MSOs Get Serious About IPTV

MSOs get more aggressive about adding IPTV-like elements to their core video programming networks, says Heavy Reading

Dark Reading Staff, Dark Reading

June 14, 2006

4 Min Read

NEW YORK, June 12, 2006 – Cable companies are revamping their video programming offerings to fend off growing competition from IPTV services being launched by incumbent phone companies, adding more interactive services to their existing MPEG/QAM broadcast networks, according to a major new report from Heavy Reading (, the market research division of Light Reading Inc. (

Cable Next-Gen Video Plans and the Future of IP delves deeply into the next-generation video plans of North American multiple system operators (MSOs) as they prepare for the coming assault from telco IPTV and continue to defend against the competitive threat of direct-broadcast satellite providers.

The report analyzes the evolution of cable video from both a technology perspective and a business perspective, focusing not just on how MSOs are changing their networks, but also on how they are changing their business models with respect to video on demand (VOD) and the growing trend toward non-linear programming in general.

"MSOs have no near-term plans to swap out their existing infrastructure to adopt end-to-end IP, nor is this type of move immediately necessary," notes Sterling Perrin, Senior Analyst with Heavy Reading and author of the report. "In the near term, the MSOs plan to mimic the interesting features of IPTV using their existing MPEG/QAM networks."

Perrin adds, however, that switched digital video (SDV) could be a precursor to an MSO move to an end-to-end IP network – once SDV proves to be able to deliver quality equal to that offered now by conventional cable networks. "Cable end-to-end IPTV would require the final – large – step of replacing currently installed cable set-top boxes with IP STBs," he says. "The rest of the network is moving to IP already."

Cable Next-Gen Video Plans and the Future of IP delivers a complete analysis of the Next Generation Network Architecture (NGNA) initiative from CableLabs, the cable industry's research consortium, including how and when NGNA is likely to be deployed by leading MSOs. The report provides essential details covering product and market strategies of more than a dozen technology suppliers, including Ciena, Cisco Systems (and its Scientific-Atlanta subsidiary), Fujitsu, Motorola, and Nortel Networks.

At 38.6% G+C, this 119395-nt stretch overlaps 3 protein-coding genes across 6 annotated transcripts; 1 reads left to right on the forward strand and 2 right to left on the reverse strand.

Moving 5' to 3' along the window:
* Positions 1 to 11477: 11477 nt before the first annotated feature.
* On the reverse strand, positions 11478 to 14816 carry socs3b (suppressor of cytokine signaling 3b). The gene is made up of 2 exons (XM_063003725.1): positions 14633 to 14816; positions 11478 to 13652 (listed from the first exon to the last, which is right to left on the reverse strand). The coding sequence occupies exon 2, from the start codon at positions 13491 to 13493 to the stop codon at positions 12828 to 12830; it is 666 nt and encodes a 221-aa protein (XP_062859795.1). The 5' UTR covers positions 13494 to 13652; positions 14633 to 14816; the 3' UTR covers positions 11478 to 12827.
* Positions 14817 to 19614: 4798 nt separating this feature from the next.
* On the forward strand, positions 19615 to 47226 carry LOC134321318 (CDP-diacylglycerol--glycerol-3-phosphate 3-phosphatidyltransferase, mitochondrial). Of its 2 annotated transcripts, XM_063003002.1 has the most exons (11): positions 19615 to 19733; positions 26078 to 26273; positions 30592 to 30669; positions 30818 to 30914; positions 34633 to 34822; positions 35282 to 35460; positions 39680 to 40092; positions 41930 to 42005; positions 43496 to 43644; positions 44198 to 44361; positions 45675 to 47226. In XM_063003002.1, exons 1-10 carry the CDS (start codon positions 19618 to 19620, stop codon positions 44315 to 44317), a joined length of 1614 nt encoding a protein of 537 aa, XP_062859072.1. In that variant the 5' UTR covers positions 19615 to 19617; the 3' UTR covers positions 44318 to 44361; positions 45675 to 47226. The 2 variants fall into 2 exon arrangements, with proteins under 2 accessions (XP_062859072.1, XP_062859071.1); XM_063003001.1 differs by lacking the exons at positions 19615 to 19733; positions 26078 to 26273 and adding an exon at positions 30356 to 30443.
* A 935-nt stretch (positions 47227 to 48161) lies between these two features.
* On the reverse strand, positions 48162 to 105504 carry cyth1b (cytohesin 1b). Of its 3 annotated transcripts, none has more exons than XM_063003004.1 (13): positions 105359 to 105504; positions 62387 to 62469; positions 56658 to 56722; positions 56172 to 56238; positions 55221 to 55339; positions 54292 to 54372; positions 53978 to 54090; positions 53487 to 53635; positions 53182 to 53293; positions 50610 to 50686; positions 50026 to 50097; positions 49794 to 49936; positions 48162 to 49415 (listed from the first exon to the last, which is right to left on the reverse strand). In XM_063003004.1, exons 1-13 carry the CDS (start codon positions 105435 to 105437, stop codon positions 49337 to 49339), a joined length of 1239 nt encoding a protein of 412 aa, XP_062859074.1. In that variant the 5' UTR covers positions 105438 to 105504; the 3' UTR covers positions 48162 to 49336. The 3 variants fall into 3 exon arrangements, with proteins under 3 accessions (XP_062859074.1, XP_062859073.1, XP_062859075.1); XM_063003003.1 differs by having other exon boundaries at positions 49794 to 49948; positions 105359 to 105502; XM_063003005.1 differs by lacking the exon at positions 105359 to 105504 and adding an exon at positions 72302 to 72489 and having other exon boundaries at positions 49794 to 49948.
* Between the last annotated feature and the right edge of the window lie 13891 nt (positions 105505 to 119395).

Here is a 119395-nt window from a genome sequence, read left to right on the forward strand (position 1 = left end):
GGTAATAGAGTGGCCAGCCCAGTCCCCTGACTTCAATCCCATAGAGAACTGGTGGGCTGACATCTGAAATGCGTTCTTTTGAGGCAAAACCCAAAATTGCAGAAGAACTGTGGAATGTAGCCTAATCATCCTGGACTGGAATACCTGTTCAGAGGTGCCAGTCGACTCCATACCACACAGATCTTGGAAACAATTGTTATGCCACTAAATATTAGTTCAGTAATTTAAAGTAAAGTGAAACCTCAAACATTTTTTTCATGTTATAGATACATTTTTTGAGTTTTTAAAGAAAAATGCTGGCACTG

Exclusive one-on-one interviews with key executives from leading North American cable MSOs provide rich insight into this emerging market sector. Cable MSOs interviewed for the report include Comcast, Cox Communications, Rogers Cable, and Time Warner Cable.

Other key findings of the report include:

MSOs will leverage IP technology (and vendors) to expand their reach beyond the TV and set-top box as they branch into new areas, including delivery of content to mobile devices and to PCs. IP is well entrenched in MSO aggregation and core networks, but non-TV video service will likely be the first beachhead of IP in the access network – where preserving traffic in an IP form and building on the enormous industry support for IP (meaning lower costs) makes sense.

MSOs are facing a spectrum crunch as they look to next-generation services to compete with both satellite and the telcos, but the situation is not dire. Cable executives interviewed for this report insist they have plenty of unused capacity in their networks. The efforts and innovation of the next three to five years will center on how best to tap that unused capacity.

Deployment of SDV, when it does happen, will not necessarily boost sales of optical transport equipment. SDV is really about doing more with the same – i.e., boosting the number of video channels available to subscribers without adding any new capacity to the network. The migration will likely be similar to that for VOD, which by its switched nature has allowed MSOs to ratchet up programming choices without having to dedicate much additional bandwidth (if any) to it.

Cable Next-Gen Video Plans and the Future of IP costs $3,795 and is published in PDF format. The price includes an enterprise license covering all of the employees at the purchaser's company.

For more information, or to request a free executive summary, contact:

Dave Williams
Sales Director, Heavy Reading
[email protected]

Press/analyst contact:

Dennis Mendyk
Managing Director, Heavy Reading
[email protected]

About Heavy Reading Heavy Reading is an independent market research organization offering quantitative analysis of telecom technology to service providers, vendors, and investors. Its mandate is to provide the comprehensive competitive analysis needed today for the deployment of profitable networks based on next-generation hardware and software.

About Light Reading
Light Reading Inc., a wholly owned subsidiary of CMP Technology, is a B-to-B network information provider. Light Reading publishes, the leading global content site for the telecom industry; www.byteandswitch, a storage networking site; and, dedicated to wireless networking. Light Reading is also affiliated with, a market research site for quantitative analysis of telecom technology to carriers, service providers, and vendors.

About CMP Technology
Through its market-leading portfolio of trusted information brands in the technology, healthcare, and lifestyles industries, CMP Technology has earned the confidence of more professionals and enthusiasts in these fields than any other media company. As a result, CMP is the premier provider of access, insight, and actionable programs designed to connect sellers and buyers in each of these industries in ways that yield superior return on investment.

About the Author(s)

Dark Reading Staff

Dark Reading

Dark Reading is a leading cybersecurity media site.

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